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Making (non-) sense of the enemy: The Lari Massacre and the Palestinian Resistance

September 11, 2011

By Fiorenzo Conte

When violent conflicts break out the parts involved tend to describe themselves as victims and therefore justify their violence as a necessary response to the irrationality of the enemy. As some scholars have documented, there are cognitive biases that induce the parties involved in a conflict in making no sense of the ‘other’. People tend to see their own behavior as driven by the situation they are in (i.e. being under attack by other) but see the behavior of the ‘other’ as driven by disposition (being inherently violent or primitive).

A previous post partially discussed how the  response of the British Empire during the Mau Mau war was affected by these cognitive biases. The political and social claims of the Mau Mau fighters were discredited so that only irrationality and intrinsic propensity to violence were left to explain their deeds. Yet, social grievances of the Kukuyu population (for example the quest for land) were at the root of the violence and can help to account for atrocities. Take the example of the Lari massacre, where 120 – the majority of which were women and children – were violently killed by Mau Mau attackers. This episode was used by the British government as evidence of the irrationality of the rebels and to justify a brutal response. However, the violence in Lari was far from being random. All of the victims were the families of leading members of local loyalist community i.e. chiefs, ex-chiefs, headmen or Home Guard. These loyalists were the principal beneficiaries of the evictions which took place in Kiambu District in the 1930s. As whole communities were forced to relocate, the land in the new areas were to be distributed. Such distribution was presided by the community’s chiefs who exploited their position of power to enhance their own interests. By selling the land to the highest bidder, the chiefs ignored their moral obligation to provide land to the muhoi, i.e. those who did not enjoy customary rights to land. The failure to meet their moral obligations to provide for the dependants and to consider the land a property of the community rather than personal were faults who had to be punished in the eyes of the Mau Mau rebels. The denial of inheritance through the slaughter of women and children was the punishment chosen. As this complex deep history was obscured, it was easy for the British to depict such violence as irrational.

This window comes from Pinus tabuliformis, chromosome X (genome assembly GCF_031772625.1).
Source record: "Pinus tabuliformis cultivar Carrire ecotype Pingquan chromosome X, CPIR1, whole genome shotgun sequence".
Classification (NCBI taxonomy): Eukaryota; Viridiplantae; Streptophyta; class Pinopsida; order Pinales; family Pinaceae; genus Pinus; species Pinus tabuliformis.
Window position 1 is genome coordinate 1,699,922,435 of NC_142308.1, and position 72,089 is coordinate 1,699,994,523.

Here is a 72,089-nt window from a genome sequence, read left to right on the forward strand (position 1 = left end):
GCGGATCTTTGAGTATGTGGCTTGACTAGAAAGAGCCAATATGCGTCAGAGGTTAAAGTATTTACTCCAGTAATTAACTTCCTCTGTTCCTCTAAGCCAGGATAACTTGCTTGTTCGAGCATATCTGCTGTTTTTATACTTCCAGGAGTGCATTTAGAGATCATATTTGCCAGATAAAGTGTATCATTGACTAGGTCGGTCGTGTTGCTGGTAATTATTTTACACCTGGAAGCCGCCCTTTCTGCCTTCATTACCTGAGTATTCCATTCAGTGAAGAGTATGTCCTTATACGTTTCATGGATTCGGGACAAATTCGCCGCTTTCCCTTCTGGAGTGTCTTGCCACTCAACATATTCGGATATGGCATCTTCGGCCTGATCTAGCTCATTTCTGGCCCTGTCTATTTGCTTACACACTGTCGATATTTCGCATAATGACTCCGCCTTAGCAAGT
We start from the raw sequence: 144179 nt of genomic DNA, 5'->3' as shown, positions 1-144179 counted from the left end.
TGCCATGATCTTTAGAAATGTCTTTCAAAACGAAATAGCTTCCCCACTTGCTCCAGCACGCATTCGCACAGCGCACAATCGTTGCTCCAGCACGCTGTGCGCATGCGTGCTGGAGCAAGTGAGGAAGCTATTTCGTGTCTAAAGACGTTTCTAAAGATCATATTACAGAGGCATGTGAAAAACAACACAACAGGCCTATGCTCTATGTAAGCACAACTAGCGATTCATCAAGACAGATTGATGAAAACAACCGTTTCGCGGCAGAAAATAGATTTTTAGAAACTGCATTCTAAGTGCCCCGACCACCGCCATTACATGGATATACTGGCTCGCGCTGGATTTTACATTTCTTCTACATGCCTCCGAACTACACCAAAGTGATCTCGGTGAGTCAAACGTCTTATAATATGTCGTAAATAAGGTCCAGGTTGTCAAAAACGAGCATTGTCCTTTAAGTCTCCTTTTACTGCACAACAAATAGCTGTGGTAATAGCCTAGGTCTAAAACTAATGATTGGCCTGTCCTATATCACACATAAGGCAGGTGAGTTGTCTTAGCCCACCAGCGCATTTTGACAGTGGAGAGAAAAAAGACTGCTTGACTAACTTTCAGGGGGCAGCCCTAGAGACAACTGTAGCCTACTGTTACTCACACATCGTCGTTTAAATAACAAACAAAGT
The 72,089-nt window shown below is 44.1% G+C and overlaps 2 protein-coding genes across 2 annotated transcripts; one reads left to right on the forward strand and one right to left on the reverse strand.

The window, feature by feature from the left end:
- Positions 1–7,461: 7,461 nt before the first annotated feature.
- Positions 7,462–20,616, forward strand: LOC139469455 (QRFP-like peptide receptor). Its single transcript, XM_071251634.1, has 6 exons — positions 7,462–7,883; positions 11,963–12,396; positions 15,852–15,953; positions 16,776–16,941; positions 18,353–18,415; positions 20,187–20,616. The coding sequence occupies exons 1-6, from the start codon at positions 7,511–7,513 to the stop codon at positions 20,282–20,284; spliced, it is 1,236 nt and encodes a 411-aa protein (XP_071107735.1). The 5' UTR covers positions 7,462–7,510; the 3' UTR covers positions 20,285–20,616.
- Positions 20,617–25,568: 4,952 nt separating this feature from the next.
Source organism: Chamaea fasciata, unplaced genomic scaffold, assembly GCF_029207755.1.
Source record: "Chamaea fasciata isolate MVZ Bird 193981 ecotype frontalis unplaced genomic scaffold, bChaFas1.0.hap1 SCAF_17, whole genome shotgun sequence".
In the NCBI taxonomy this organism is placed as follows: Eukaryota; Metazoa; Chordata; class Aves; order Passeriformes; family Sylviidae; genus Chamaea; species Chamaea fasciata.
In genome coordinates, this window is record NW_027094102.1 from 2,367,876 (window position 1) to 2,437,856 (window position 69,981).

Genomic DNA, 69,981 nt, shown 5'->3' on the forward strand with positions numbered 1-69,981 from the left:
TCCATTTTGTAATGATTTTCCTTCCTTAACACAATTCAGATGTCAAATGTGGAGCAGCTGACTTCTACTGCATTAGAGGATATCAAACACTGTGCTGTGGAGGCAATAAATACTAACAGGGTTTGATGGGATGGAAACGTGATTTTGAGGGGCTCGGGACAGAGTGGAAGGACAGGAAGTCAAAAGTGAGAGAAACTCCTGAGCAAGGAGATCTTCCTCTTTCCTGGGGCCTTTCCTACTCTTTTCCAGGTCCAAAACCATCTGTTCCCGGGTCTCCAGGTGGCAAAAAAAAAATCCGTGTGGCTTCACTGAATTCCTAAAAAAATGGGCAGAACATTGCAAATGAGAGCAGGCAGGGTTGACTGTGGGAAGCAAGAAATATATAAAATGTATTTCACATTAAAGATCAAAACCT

Another example is provided by the Palestine-Israel conflict today. As the peace process between the actors is faltering, Israel considers the Palestinians as irrational insofar as they refused what Israel viewed as generous offers given the position of weakness from which Palestinians are entering the negotiations. However, what Israel sees as irrational makes perfect sense from the perspective of the weak party, i.e. Palestinians. This is professor Ramzi Suleiman of the University of Haifa quoted in the LBR:’s not in the weaker party’s interests to accept a low offer. It makes more sense for me to show that I’m not cheap, and that you can’t buy me so easily (..). The weak person has to be steady. If he accepts the unfair situation, it’s like admitting that it’s fair, and the stronger party can take more”.

In other words what appears to Israel as an irrational strategy is in fact a very rational strategy which is called sumud, or “steadfastness” in the Palestinian political culture. And from the perspective of the Palestinians this strategy is a winning one as it is achieving its goal.  In fact, “when you reject an insulting offer your dignity is preserved. If you keep your dignity you can’t be walked on, and your chances of survival are increased.”

In sum, well documented cognitive bias can help to understand why parties involved in a conflict tends to depict themselves as victims. More generally, there is the tendency to label as irrational something that cannot be understood, made sense of. The Lari massacre and the Palestinian strategy of resistance reminds us that concepts of barbarities or irrationality do not help to account for violence. If the facts are analyzed from the perspective of the “other”,  the rationality of the enemy’s deeds becomes clear.

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